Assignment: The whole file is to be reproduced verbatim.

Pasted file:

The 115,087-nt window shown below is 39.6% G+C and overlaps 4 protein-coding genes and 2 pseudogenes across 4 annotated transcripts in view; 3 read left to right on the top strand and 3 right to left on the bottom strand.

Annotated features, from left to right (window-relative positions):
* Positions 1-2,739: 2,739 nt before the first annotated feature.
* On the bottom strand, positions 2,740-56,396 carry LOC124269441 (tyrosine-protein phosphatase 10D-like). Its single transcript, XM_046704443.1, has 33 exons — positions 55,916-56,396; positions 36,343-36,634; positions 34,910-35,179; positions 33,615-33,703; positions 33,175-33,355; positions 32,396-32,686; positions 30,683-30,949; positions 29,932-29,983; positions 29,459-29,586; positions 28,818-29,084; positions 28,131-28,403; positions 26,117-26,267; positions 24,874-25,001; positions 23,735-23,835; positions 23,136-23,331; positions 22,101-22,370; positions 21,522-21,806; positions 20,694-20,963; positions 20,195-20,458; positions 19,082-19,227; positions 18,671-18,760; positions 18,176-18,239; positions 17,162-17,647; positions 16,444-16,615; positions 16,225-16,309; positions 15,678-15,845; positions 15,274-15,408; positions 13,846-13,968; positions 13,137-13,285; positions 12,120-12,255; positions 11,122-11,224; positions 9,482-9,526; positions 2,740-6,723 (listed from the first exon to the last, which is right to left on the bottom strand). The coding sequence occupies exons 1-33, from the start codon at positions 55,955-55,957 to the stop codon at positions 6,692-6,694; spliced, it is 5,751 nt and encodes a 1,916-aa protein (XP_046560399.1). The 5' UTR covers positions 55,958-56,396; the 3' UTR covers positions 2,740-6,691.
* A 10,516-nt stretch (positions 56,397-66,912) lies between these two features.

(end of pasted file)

The 115,087-nt window shown below is 39.6% G+C and overlaps 4 protein-coding genes and 2 pseudogenes across 4 annotated transcripts in view; 3 read left to right on the top strand and 3 right to left on the bottom strand.

Annotated features, from left to right (window-relative positions):
* Positions 1-2,739: 2,739 nt before the first annotated feature.
* On the bottom strand, positions 2,740-56,396 carry LOC124269441 (tyrosine-protein phosphatase 10D-like). Its single transcript, XM_046704443.1, has 33 exons — positions 55,916-56,396; positions 36,343-36,634; positions 34,910-35,179; positions 33,615-33,703; positions 33,175-33,355; positions 32,396-32,686; positions 30,683-30,949; positions 29,932-29,983; positions 29,459-29,586; positions 28,818-29,084; positions 28,131-28,403; positions 26,117-26,267; positions 24,874-25,001; positions 23,735-23,835; positions 23,136-23,331; positions 22,101-22,370; positions 21,522-21,806; positions 20,694-20,963; positions 20,195-20,458; positions 19,082-19,227; positions 18,671-18,760; positions 18,176-18,239; positions 17,162-17,647; positions 16,444-16,615; positions 16,225-16,309; positions 15,678-15,845; positions 15,274-15,408; positions 13,846-13,968; positions 13,137-13,285; positions 12,120-12,255; positions 11,122-11,224; positions 9,482-9,526; positions 2,740-6,723 (listed from the first exon to the last, which is right to left on the bottom strand). The coding sequence occupies exons 1-33, from the start codon at positions 55,955-55,957 to the stop codon at positions 6,692-6,694; spliced, it is 5,751 nt and encodes a 1,916-aa protein (XP_046560399.1). The 5' UTR covers positions 55,958-56,396; the 3' UTR covers positions 2,740-6,691.
* A 10,516-nt stretch (positions 56,397-66,912) lies between these two features.